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The “Fat Burning” Zone Does Not Exist

April 21, 2010

Walk into any gym and you are guaranteed to see many people jogging, walking, cycling, etc. at the same low to medium cadence for their entire 60-minute workout.  Why?  Because some of them still believe in the “Fat Burning” Zone- the long, slow, continuous aerobic workout that allows you to burn fat, rather than carbohydrates for fuel.  Wrong.

Body fat reduction can only take place when the calories consumed are less than the calories burned.  ~Law of Thermodynamics

Oxygen allows fat and glucose (carbohydrates) to be “burned” as fuel.  The waste products of this process are carbon dioxide and water.  The amount of oxygen and carbon dioxide exchanged in the lungs typically is the same amount that is used and released by the body.  Therefore, expended calories can be measured indirectly using this method.  A metabolic analyzer is used to detect a person’s respiratory exchange ratio (RER).  RER is the ratio of carbon dioxide produced to the volume of oxygen consumed.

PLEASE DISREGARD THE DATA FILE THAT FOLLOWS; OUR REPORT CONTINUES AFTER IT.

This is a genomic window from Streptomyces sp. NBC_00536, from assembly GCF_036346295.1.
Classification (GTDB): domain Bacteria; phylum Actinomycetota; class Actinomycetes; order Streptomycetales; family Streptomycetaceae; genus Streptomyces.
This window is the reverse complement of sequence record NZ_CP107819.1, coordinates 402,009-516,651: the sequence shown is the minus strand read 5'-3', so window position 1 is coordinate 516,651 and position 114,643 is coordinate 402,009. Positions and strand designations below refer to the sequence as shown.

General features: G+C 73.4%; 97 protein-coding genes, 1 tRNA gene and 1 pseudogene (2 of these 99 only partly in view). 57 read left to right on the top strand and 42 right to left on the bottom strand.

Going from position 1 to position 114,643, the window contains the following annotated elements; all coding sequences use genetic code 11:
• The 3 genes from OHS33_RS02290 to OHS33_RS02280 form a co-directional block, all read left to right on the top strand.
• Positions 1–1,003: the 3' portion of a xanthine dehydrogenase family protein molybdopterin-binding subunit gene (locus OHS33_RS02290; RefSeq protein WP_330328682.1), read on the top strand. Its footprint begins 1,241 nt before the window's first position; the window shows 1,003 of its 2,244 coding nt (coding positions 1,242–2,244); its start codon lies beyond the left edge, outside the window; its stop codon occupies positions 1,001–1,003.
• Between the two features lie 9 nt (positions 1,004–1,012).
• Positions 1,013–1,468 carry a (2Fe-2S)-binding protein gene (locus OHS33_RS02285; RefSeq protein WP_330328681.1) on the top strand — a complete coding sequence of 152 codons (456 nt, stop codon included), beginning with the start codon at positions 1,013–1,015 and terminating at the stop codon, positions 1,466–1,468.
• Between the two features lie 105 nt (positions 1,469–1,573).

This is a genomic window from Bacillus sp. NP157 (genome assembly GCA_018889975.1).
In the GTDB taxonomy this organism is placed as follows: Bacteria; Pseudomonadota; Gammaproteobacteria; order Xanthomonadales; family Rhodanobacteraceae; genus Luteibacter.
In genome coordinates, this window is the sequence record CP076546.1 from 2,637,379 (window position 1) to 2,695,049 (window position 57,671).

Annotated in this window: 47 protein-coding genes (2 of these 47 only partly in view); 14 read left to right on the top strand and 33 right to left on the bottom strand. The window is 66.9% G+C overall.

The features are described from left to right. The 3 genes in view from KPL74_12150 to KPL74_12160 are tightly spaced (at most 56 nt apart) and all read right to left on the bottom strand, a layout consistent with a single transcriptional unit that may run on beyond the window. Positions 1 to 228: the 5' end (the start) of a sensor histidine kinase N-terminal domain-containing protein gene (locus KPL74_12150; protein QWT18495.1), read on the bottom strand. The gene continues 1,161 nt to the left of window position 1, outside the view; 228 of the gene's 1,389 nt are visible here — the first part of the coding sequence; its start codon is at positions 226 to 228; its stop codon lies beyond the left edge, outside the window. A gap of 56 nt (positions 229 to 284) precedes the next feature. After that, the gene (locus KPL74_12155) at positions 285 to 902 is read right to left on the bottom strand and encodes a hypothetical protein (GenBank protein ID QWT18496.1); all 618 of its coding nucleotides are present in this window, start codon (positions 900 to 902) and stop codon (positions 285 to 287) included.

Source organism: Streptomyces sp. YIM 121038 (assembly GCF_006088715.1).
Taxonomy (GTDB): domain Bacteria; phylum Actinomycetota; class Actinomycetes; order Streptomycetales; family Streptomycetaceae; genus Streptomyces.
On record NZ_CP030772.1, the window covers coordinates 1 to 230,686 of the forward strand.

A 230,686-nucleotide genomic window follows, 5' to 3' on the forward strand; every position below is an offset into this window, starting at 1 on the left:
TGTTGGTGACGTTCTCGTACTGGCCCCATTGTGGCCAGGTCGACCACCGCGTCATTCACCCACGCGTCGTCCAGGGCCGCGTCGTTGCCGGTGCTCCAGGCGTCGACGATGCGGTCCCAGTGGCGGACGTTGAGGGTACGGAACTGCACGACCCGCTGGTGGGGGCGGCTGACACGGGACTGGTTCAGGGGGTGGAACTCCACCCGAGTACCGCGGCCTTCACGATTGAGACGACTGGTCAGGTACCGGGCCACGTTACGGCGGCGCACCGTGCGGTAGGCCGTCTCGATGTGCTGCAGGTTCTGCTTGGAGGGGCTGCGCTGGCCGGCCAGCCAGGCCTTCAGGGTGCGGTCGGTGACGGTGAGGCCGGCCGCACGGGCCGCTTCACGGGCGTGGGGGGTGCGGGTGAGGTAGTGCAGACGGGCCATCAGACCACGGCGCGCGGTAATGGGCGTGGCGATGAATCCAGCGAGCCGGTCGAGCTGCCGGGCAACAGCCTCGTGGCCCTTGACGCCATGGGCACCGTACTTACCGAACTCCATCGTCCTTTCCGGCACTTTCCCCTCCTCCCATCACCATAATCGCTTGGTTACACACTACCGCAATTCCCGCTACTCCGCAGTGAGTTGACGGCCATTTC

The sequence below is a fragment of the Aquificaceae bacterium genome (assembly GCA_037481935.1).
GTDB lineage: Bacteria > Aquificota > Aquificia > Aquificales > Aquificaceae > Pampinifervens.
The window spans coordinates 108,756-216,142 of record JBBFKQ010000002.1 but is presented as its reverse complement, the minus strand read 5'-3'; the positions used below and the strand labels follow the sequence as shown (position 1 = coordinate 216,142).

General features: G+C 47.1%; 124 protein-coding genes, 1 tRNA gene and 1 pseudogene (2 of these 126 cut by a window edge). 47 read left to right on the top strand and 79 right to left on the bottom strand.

Fat and carbohydrates use different amounts of oxygen in order to utilize them as fuel.  In fact, research has shown that the only time the body burns 100% fat is when it is at complete rest (RER= .71).  So even though the amount of fat being burned is at the max, the amount of calories burned is minimal, which would make losing weight a challenge.

Now the question is:  How do you maximize caloric output?

Maximize caloric expenditure during and after your workout by increasing your Excess Post Oxygen Consumption or EPOC.  EPOC is the elevation of the body’s metabolism after exercise.  Higher intensity exercises such as running intervals for 30 minutes, and/or lifting weights that are challenging, yet doable are good ways to increase caloric expenditure and EPOC.

Be Well!


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